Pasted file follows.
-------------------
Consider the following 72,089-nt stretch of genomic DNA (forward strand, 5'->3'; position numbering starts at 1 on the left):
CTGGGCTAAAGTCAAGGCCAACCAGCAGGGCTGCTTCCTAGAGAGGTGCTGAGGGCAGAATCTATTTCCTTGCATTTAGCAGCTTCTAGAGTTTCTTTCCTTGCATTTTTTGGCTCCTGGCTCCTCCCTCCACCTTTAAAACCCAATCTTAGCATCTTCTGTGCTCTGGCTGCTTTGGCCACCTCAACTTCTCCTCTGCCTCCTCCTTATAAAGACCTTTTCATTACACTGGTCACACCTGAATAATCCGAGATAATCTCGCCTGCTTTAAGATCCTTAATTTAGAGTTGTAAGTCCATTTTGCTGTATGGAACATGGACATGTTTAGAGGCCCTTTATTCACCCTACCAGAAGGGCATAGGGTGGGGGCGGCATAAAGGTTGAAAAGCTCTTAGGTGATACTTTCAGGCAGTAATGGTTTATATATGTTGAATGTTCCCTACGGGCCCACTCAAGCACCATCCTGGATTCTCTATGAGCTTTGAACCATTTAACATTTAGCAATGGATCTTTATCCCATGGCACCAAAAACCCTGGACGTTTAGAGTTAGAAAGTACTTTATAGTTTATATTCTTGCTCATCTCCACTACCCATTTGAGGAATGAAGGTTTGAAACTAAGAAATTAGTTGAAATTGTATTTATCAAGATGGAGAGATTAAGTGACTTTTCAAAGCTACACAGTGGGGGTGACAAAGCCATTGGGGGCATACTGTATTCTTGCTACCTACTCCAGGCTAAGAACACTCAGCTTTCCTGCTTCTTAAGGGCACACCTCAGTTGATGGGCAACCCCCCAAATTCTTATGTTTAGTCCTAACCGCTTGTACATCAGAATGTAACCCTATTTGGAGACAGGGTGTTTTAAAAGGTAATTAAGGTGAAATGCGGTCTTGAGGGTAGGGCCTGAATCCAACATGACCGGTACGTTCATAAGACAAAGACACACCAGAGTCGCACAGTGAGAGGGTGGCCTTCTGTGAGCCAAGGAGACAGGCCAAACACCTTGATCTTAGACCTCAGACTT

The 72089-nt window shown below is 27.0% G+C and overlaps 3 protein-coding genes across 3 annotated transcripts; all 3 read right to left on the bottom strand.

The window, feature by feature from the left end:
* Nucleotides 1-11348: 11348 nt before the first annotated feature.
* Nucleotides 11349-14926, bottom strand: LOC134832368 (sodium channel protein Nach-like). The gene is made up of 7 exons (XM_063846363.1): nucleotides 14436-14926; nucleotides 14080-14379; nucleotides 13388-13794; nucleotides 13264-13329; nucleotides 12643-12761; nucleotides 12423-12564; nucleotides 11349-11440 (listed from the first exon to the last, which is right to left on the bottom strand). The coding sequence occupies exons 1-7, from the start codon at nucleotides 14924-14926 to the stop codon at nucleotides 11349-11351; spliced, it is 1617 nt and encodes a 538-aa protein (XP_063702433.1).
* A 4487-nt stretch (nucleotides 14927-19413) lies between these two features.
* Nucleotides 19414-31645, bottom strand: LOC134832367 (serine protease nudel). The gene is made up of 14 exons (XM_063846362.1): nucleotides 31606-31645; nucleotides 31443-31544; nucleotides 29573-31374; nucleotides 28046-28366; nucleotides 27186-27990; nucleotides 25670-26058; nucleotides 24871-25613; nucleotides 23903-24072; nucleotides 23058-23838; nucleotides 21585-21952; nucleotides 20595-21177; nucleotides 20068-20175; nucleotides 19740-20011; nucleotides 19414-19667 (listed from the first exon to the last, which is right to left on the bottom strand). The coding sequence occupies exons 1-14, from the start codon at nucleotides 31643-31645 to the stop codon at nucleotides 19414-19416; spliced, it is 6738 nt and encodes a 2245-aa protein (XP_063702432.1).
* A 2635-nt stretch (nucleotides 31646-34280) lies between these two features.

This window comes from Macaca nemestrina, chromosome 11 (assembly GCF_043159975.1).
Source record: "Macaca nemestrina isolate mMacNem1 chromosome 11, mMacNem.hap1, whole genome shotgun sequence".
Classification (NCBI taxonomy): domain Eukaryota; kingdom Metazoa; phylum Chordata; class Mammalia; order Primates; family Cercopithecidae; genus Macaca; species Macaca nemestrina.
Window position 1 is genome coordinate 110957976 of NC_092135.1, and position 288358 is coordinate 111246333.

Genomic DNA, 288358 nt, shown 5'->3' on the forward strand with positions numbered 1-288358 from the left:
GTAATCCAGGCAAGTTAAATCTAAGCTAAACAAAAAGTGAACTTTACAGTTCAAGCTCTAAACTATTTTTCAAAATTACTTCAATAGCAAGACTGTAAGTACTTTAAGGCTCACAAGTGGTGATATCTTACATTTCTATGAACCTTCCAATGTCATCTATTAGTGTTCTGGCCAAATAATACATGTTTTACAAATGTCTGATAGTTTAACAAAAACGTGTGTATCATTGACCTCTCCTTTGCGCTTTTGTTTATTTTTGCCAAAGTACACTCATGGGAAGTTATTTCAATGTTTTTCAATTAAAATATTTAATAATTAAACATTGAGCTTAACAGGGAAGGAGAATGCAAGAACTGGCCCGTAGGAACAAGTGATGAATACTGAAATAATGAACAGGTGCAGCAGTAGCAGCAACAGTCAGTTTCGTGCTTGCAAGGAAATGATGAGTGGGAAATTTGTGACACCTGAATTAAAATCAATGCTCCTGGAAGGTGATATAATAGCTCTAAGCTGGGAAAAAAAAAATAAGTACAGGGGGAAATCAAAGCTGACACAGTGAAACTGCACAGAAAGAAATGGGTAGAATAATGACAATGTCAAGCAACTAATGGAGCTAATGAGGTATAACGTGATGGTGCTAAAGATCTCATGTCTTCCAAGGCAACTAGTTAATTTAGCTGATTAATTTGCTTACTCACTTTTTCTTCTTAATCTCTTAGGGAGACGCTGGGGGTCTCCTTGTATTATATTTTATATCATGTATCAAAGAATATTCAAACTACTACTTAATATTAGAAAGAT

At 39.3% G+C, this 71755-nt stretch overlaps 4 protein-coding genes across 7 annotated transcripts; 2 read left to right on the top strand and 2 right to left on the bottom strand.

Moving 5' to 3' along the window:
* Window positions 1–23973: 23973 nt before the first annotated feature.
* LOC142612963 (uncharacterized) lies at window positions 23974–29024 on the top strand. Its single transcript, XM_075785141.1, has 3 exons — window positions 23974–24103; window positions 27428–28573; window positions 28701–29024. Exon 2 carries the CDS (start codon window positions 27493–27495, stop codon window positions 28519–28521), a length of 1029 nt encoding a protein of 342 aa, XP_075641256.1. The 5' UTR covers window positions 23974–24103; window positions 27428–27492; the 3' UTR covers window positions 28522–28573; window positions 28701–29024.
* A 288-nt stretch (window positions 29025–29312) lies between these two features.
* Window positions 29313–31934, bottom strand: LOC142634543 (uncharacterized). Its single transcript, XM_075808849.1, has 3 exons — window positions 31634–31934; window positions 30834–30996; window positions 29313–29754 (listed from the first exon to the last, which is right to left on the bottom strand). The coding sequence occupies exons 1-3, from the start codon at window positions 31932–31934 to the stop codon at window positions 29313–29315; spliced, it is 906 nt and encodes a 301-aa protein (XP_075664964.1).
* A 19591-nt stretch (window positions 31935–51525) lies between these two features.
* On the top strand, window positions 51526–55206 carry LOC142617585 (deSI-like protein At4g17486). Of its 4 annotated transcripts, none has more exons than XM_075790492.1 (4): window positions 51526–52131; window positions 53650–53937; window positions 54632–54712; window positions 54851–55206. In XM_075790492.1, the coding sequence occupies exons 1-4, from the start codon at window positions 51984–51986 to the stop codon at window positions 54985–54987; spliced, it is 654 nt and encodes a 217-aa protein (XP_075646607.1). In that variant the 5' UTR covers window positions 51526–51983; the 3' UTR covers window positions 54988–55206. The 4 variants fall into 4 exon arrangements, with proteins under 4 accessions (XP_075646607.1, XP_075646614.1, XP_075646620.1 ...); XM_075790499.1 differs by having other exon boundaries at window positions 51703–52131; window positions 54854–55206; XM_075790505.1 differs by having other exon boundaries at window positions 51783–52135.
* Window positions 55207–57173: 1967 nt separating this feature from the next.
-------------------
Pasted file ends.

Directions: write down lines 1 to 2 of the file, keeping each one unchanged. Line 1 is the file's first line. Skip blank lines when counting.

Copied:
Consider the following 72,089-nt stretch of genomic DNA (forward strand, 5'->3'; position numbering starts at 1 on the left):
CTGGGCTAAAGTCAAGGCCAACCAGCAGGGCTGCTTCCTAGAGAGGTGCTGAGGGCAGAATCTATTTCCTTGCATTTAGCAGCTTCTAGAGTTTCTTTCCTTGCATTTTTTGGCTCCTGGCTCCTCCCTCCACCTTTAAAACCCAATCTTAGCATCTTCTGTGCTCTGGCTGCTTTGGCCACCTCAACTTCTCCTCTGCCTCCTCCTTATAAAGACCTTTTCATTACACTGGTCACACCTGAATAATCCGAGATAATCTCGCCTGCTTTAAGATCCTTAATTTAGAGTTGTAAGTCCATTTTGCTGTATGGAACATGGACATGTTTAGAGGCCCTTTATTCACCCTACCAGAAGGGCATAGGGTGGGGGCGGCATAAAGGTTGAAAAGCTCTTAGGTGATACTTTCAGGCAGTAATGGTTTATATATGTTGAATGTTCCCTACGGGCCCACTCAAGCACCATCCTGGATTCTCTATGAGCTTTGAACCATTTAACATTTAGCAATGGATCTTTATCCCATGGCACCAAAAACCCTGGACGTTTAGAGTTAGAAAGTACTTTATAGTTTATATTCTTGCTCATCTCCACTACCCATTTGAGGAATGAAGGTTTGAAACTAAGAAATTAGTTGAAATTGTATTTATCAAGATGGAGAGATTAAGTGACTTTTCAAAGCTACACAGTGGGGGTGACAAAGCCATTGGGGGCATACTGTATTCTTGCTACCTACTCCAGGCTAAGAACACTCAGCTTTCCTGCTTCTTAAGGGCACACCTCAGTTGATGGGCAACCCCCCAAATTCTTATGTTTAGTCCTAACCGCTTGTACATCAGAATGTAACCCTATTTGGAGACAGGGTGTTTTAAAAGGTAATTAAGGTGAAATGCGGTCTTGAGGGTAGGGCCTGAATCCAACATGACCGGTACGTTCATAAGACAAAGACACACCAGAGTCGCACAGTGAGAGGGTGGCCTTCTGTGAGCCAAGGAGACAGGCCAAACACCTTGATCTTAGACCTCAGACTT